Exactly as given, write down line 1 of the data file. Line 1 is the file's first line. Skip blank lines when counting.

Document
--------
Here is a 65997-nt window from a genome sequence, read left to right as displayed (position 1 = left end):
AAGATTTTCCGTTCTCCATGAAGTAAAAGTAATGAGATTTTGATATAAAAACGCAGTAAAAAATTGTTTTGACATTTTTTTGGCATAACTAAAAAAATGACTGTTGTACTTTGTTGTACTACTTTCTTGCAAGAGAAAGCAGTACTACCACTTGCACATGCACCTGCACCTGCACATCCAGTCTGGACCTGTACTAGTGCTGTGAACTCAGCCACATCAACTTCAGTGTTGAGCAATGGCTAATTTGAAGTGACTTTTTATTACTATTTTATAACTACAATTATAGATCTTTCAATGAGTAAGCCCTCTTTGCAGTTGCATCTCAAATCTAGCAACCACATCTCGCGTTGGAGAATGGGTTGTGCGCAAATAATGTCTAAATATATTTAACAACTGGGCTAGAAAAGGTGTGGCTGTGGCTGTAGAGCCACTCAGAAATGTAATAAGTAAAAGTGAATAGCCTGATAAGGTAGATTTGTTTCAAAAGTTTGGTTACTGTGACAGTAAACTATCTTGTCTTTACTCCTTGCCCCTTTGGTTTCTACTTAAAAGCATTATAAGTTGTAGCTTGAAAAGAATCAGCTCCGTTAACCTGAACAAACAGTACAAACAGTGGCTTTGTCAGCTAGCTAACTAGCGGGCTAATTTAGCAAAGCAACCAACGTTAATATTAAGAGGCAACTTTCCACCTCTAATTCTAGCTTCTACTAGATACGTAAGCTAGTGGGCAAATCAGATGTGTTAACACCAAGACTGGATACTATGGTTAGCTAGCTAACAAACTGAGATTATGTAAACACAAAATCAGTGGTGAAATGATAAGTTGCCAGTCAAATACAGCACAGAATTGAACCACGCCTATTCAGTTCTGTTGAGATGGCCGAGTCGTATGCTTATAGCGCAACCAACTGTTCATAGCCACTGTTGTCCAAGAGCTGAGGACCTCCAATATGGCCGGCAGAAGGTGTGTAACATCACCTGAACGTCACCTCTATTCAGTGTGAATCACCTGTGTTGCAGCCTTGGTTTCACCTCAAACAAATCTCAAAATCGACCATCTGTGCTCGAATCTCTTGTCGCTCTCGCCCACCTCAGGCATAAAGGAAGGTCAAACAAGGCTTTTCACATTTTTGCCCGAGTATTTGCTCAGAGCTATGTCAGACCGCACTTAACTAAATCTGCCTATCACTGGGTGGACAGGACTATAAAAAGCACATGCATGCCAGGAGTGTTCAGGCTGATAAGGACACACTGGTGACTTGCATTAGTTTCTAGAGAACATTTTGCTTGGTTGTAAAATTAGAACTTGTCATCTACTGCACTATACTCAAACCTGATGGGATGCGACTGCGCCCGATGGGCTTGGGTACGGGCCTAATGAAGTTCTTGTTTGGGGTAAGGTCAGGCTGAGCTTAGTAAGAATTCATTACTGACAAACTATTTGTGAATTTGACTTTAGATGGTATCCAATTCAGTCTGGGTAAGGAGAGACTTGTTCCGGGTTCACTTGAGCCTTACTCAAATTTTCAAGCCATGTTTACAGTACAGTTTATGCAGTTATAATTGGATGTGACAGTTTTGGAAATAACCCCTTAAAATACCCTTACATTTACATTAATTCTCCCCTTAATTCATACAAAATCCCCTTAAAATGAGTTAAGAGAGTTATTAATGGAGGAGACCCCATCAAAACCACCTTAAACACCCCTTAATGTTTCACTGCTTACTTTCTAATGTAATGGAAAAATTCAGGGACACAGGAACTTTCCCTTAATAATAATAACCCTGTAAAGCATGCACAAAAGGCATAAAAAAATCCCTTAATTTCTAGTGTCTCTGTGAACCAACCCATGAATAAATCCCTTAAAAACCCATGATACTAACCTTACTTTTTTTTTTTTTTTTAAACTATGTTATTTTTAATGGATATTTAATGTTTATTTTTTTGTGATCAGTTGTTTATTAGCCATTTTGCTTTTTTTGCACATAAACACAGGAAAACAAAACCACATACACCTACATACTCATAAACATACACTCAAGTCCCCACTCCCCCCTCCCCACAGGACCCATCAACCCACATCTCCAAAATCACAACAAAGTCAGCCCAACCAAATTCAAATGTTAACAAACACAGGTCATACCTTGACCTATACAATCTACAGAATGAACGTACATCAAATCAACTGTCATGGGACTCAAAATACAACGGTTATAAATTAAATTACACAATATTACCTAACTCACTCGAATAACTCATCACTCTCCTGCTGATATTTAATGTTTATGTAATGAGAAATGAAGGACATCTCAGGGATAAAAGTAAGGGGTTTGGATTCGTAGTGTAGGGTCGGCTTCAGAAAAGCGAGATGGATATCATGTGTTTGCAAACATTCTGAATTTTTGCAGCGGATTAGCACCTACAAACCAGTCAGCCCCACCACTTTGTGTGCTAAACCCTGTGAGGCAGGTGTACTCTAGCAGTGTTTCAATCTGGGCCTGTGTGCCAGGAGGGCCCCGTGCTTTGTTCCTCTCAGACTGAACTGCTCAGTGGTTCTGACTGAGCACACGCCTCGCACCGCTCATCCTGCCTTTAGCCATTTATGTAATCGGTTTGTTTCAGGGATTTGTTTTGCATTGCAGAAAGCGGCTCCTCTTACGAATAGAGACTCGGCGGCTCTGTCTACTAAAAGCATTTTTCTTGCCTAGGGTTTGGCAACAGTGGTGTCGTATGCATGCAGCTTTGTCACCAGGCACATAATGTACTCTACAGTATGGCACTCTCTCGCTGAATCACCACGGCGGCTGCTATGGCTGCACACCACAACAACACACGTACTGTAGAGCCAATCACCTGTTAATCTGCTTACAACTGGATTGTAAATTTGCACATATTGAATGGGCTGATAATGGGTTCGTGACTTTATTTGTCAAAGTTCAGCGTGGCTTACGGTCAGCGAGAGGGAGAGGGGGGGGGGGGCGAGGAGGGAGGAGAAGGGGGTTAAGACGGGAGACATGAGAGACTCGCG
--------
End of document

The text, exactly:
Here is a 65997-nt window from a genome sequence, read left to right as displayed (position 1 = left end):